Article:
Château de Martainville was built in the 15th and 16th centuries. It houses a fantastic exhibit of everyday life items in Normandy, from 16th to 19th centuries. Furniture, chinaware, kitchen equipment, dairy implements are all displayed according to their geographic origin from the Pays de Bray, the Pays de Caux, and the coast. The top floor of the castle is devoted to Norman costumes.

References:

Comments

Your name

Website (optional)



Details

Founded: 15th century
Category: Castles and fortifications in France

Rating

4.4/5 (based on Google user reviews)

User Reviews

A Google User (2 years ago)
Very nice. Worth a visit if you are in the zone.
A Google User (2 years ago)
(2018) Excellent Chateau with good collections in each room. Minimum 1 hour stay. Stairs access only but 3 floors fully open. Beautifully well kept. Kids free and cheap for adults. Great selectable audio wand so you can choose your level of detail.
A Google User (2 years ago)
Enjoyed spending a couple of hours here - unusual "château" which is run as a musuem housing temporary displays. An informative commentary (in English) was available if desired.
A Google User (2 years ago)
Its an interesting &unforgettable experience. Its a castle very ancien and preservative of textiles, in the kitchen, in d bedroom .Its all about culture in d past in Normadie. There is also a religious section. The chapel and d adornments put on by d priest.
A Google User (2 years ago)
Great museum to discover the old times through a wide range of objects from 17th, 18th and 19th century. Lots of explanations and reconstruction of the period.There are 4 floors, each for a certain period. All accessible by stairs. The big hiccup is that even though there is an entrance to the castle for people with physical disabilities, there's no lift. That means that people with a wheelchair can only see the ground floor and has to miss the rest of the exhibition. I'm the overall is great but in that point is so sad.
Powered by Google

Featured Historic Landmarks, Sites & Buildings

Historic Site of the week

Klis Fortress

From its origin as a small stronghold built by the ancient Illyrian tribe Dalmatae, becoming a royal castle that was the seat of many Croatian kings, to its final development as a large fortress during the Ottoman wars in Europe, Klis Fortress has guarded the frontier, being lost and re-conquered several times. Due to its location on a pass that separates the mountains Mosor and Kozjak, the fortress served as a major source of defense in Dalmatia, especially against the Ottoman advance, and has been a key crossroad between the Mediterranean belt and the Balkan rear.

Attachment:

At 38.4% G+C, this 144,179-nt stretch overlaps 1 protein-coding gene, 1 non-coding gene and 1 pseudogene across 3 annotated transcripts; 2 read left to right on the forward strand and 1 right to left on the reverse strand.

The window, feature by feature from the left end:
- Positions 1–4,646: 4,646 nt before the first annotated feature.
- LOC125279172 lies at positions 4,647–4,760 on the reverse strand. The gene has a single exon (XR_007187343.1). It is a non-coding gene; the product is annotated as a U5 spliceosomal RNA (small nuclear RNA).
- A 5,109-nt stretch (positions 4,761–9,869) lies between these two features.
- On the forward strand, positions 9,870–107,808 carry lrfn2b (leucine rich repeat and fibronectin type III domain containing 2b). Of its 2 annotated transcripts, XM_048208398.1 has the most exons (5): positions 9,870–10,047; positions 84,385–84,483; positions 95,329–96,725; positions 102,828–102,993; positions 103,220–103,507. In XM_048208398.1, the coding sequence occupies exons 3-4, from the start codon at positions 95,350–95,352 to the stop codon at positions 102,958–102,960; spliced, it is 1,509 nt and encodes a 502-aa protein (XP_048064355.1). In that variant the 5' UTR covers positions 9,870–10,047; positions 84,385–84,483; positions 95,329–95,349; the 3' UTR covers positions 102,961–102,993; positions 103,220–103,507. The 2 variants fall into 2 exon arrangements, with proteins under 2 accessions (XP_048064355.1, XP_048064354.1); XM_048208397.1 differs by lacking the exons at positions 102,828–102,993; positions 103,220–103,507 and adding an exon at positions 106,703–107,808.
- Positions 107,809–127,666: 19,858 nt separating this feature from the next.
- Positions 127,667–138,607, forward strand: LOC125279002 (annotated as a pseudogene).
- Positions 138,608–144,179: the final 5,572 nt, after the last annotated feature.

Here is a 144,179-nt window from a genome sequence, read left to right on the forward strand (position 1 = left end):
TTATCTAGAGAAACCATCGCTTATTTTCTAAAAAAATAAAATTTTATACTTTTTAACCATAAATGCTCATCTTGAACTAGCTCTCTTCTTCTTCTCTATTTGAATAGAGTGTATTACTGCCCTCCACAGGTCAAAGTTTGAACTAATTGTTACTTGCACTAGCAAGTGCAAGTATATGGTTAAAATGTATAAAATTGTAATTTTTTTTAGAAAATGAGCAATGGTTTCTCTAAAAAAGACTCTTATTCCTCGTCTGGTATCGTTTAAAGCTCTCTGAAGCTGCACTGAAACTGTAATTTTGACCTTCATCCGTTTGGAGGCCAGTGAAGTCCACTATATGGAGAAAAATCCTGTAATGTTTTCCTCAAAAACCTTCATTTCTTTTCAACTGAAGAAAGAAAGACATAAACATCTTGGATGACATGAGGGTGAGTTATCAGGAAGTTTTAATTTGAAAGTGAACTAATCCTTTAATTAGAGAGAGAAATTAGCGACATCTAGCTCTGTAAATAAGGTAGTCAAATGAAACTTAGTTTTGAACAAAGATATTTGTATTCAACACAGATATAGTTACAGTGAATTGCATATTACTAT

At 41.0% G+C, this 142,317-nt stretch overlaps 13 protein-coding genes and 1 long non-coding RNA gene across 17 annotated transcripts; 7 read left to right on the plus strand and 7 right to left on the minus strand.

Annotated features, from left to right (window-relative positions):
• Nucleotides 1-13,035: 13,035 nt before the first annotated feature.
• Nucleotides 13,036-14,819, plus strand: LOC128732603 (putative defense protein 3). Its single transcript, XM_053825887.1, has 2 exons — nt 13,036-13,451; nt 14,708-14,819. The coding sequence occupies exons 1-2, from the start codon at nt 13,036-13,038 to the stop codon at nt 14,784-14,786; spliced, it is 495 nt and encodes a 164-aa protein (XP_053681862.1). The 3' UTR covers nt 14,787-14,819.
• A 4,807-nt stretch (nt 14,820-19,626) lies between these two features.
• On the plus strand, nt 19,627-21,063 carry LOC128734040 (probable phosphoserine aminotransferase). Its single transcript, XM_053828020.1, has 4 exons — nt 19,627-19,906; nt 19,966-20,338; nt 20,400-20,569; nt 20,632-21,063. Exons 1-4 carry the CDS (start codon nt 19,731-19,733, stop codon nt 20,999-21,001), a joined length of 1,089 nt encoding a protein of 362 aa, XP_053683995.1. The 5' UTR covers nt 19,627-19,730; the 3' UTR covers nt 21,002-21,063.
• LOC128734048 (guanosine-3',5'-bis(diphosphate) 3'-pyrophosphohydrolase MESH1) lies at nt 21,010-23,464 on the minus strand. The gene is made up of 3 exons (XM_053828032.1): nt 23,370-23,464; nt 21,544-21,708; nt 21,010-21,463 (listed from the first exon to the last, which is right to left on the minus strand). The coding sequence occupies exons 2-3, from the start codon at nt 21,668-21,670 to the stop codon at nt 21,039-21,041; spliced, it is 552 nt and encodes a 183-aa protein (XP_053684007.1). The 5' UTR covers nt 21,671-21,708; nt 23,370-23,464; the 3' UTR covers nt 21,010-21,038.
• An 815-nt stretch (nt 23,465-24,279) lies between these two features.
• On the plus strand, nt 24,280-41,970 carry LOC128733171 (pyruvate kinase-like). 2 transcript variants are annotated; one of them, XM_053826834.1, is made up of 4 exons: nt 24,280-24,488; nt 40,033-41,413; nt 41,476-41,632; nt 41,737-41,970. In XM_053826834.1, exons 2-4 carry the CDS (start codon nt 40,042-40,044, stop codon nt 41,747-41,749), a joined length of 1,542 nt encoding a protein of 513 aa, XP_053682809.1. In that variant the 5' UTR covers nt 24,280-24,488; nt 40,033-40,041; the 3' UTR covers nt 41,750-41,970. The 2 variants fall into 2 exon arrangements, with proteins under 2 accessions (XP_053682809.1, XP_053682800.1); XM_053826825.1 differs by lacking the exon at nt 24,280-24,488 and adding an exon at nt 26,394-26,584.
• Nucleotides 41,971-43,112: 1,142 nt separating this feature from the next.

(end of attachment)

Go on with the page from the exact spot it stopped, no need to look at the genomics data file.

Since Duke Mislav of the Duchy of Croatia made Klis Fortress the seat of his throne in the middle of the 9th century, the fortress served as the seat of many Croatia"s rulers. The reign of his successor, Duke Trpimir I, the founder of the Croatian royal House of Trpimirović, is significant for spreading Christianity in the Duchy of Croatia. He largely expanded the Klis Fortress, and in Rižinice, in the valley under the fortress, he built a church and the first Benedictine monastery in Croatia. During the reign of the first Croatian king, Tomislav, Klis and Biograd na Moru were his chief residences.

In March 1242 at Klis Fortress, Tatars who were a constituent segment of the Mongol army under the leadership of Kadan suffered a major defeat while in pursuit of the Hungarian army led by King Béla IV. After their defeat by Croatian forces, the Mongols retreated, and Béla IV rewarded many Croatian towns and nobles with 'substantial riches'. During the Late Middle Ages, the fortress was governed by Croatian nobility, amongst whom Paul I Šubić of Bribir was the most significant. During his reign, the House of Šubić controlled most of modern-day Croatia and Bosnia. Excluding the brief possession by the forces of Bosnian King, Tvrtko I, the fortress remained in Hungaro-Croatian hands for the next several hundred years, until the 16th century.

Klis Fortress is probably best known for its defense against the Ottoman invasion of Europe in the early 16th century. Croatian captain Petar Kružić led the defense of the fortress against a Turkish invasion and siege that lasted for more than two and a half decades. During this defense, as Kružić and his soldiers fought without allies against the Turks, the military faction of Uskoks was formed, which later became famous as an elite Croatian militant sect. Ultimately, the defenders were defeated and the fortress was occupied by the Ottomans in 1537. After more than a century under Ottoman rule, in 1669, Klis Fortress was besieged and seized by the Republic of Venice, thus moving the border between Christian and Muslim Europe further east and helping to contribute to the decline of the Ottoman Empire. The Venetians restored and enlarged the fortress, but it was taken by the Austrians after Napoleon extinguished the republic itself in 1797. Today, Klis Fortress contains a museum where visitors to this historic military structure can see an array of arms, armor, and traditional uniforms.